Heralded as the best camera phone ever made by many reviewers–our review included–the Nokia Lumia 1020 brings a large sensor camera with an extremely high megapixel resolution to digital smartphone photography. With stellar imaging capabilities on board, Nokia had made a huge investment in Microsoft’s Windows Phone 8 platform, but it looks like despite the two company’s close collaboration, the camera is still not without fault, suffering from white balance issues under indoor lighting conditions when used with and without a flash.
In our test of the camera at the It Can Wait premiere of Warner Herzog’s From One Second to the Next documentary detailing the dangers of texting and driving, images captured with the Lumia 1020 exhibited a yellow tinge.
As seen in the image below, the background should be white, not yellow-tinged.
For the test, I had used the Galaxy S4 Zoom from Samsung, a camera with a 16-megapixel sensor, Xenon flash, and 10X optical zoom with Google’s Android OS while my friend Jeb Brilliant from The Mobile Perspective had captured similar images using the Nokia Lumia 1020, a 41-megapixel camera with a large sensor, Xenon flash, Zeiss optics. and lossless digital zooming technology coupled with optical image stabilization on Microsoft’s Windows Phone 8 platform.
While the Nokia was able to nail a few shots with auto white balance, for the most part images were unusable straight out of the camera. Adjusting the white balance to one of the preloaded settings sometimes help, but wasn’t a perfect fix and most of the times the adjustments did not help with the resulting out of camera image.
The white balance issue when used with a flash was detailed in our review of the preceding Lumia 928 on Verizon Wireless. With that phone, we had noticed that when using the Xenon flash, the white balance was thrown off leading to orange skin tones. The Lumia 928, however, did not seem to exhibit odd white balance behavior when the flash was not activated. The white balance issue was not apparent, or seemingly noticeable, with the LED flash on the Lumia 920 on AT&T Mobility.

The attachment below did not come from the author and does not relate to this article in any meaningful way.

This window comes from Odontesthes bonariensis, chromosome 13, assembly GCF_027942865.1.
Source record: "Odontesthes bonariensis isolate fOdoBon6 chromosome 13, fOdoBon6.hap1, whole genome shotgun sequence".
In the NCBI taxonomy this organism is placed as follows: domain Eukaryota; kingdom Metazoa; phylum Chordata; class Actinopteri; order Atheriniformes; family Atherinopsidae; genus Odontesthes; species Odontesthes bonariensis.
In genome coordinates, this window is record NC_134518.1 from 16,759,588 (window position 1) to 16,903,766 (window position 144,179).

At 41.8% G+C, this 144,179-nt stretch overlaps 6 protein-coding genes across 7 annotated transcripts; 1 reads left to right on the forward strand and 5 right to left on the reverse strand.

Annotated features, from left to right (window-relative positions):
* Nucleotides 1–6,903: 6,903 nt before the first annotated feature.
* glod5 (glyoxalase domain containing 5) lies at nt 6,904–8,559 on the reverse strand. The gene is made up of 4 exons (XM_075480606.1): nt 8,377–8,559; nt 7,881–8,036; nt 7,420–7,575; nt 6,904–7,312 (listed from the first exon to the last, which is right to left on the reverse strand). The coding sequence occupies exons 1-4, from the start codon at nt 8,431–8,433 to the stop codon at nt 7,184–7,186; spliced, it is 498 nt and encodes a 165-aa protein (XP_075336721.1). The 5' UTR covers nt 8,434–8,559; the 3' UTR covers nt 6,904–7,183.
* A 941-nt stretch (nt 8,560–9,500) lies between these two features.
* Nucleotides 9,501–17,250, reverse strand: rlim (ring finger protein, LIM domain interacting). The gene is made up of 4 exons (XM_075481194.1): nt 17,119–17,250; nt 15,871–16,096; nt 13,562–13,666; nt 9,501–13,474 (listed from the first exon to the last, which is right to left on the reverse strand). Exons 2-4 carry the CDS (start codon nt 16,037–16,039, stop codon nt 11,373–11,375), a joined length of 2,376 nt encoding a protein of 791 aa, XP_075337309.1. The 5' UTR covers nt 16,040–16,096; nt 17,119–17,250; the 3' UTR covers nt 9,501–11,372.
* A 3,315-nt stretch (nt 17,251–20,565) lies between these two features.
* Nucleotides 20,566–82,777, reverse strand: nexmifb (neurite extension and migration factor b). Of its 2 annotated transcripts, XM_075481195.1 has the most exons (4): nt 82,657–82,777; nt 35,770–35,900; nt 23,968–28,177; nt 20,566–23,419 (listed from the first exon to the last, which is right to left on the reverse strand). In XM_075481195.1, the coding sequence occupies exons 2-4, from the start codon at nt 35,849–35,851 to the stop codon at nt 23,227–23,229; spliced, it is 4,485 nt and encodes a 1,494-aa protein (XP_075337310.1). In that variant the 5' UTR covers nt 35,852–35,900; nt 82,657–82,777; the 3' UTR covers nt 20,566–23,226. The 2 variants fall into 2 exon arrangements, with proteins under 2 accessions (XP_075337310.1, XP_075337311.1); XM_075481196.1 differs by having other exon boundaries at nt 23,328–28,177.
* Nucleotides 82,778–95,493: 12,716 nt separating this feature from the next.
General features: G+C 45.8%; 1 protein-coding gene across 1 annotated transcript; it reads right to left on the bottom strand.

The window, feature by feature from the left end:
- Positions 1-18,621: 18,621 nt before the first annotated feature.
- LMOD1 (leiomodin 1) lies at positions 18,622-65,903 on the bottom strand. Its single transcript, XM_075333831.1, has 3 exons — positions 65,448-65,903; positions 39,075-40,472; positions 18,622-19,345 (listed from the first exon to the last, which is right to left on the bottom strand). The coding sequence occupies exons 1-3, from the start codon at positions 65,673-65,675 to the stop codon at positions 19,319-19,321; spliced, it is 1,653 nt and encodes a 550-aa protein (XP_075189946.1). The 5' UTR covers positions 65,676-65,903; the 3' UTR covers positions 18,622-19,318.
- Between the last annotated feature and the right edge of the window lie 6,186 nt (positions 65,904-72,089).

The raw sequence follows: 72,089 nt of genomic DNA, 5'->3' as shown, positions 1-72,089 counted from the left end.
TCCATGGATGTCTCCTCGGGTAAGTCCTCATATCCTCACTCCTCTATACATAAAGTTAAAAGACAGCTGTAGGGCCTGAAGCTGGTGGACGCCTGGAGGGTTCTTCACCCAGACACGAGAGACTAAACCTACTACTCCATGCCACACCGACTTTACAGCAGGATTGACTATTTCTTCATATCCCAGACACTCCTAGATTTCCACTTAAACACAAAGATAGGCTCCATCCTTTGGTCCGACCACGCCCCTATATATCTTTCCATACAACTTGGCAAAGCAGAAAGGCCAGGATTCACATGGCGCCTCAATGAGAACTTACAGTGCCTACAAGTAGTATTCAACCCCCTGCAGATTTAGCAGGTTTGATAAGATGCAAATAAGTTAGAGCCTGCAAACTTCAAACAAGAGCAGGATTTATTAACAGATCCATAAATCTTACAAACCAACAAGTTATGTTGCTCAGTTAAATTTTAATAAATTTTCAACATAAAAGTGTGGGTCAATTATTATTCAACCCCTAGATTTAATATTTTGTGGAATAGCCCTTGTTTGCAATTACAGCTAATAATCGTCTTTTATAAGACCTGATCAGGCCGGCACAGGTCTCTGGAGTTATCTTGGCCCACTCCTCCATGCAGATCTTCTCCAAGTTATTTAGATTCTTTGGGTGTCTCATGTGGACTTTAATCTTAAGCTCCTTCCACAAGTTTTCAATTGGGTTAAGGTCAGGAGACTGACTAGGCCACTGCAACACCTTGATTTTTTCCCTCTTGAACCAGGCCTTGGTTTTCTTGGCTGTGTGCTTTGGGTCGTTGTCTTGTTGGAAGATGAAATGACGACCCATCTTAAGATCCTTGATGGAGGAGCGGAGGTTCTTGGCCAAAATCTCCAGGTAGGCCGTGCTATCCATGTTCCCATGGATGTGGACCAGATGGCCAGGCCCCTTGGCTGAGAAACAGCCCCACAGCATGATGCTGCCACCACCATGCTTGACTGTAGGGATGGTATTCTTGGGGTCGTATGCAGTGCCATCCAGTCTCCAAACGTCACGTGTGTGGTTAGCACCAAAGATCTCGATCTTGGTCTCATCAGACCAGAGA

With the Lumia 1020, we noticed that the camera performs admirably well under most conditions, including outdoors, under low light with and without the flash, and even indoors with many types of indoor lighting. Under stressful lighting conditions of the red carpet, the Lumia 1020 didn’t perform too well.
Curiously however, the Symbian-powered 41-megapixel Nokia 808 PureView did not exhibit any of the white balance issues that are mentioned, at least on a noticeable level to an amateur photographer, suggesting that the white balance tuning may be a software issue related to Windows Phone. This is surprising considering that both Nokia and Microsoft are promoting a very close collaboration in designing the camera app on the Lumia 1020.
In general, both the Galaxy S4 Zoom and the Lumia 1020 had white balance issues, but the Samsung didn’t suffer to an extreme as the Lumia 1020’s out of camera images show. Where the Lumia 1020 really shines is the low light performance. The Lumia’s images appear to be sharper and there’s less blur.
And despite my harsh analysis of the Lumia 1020, it’s still my favorite everyday camera and the device is the smartphone that I carry around everyday.
Sample Photos Captured With Nokia Lumia 1020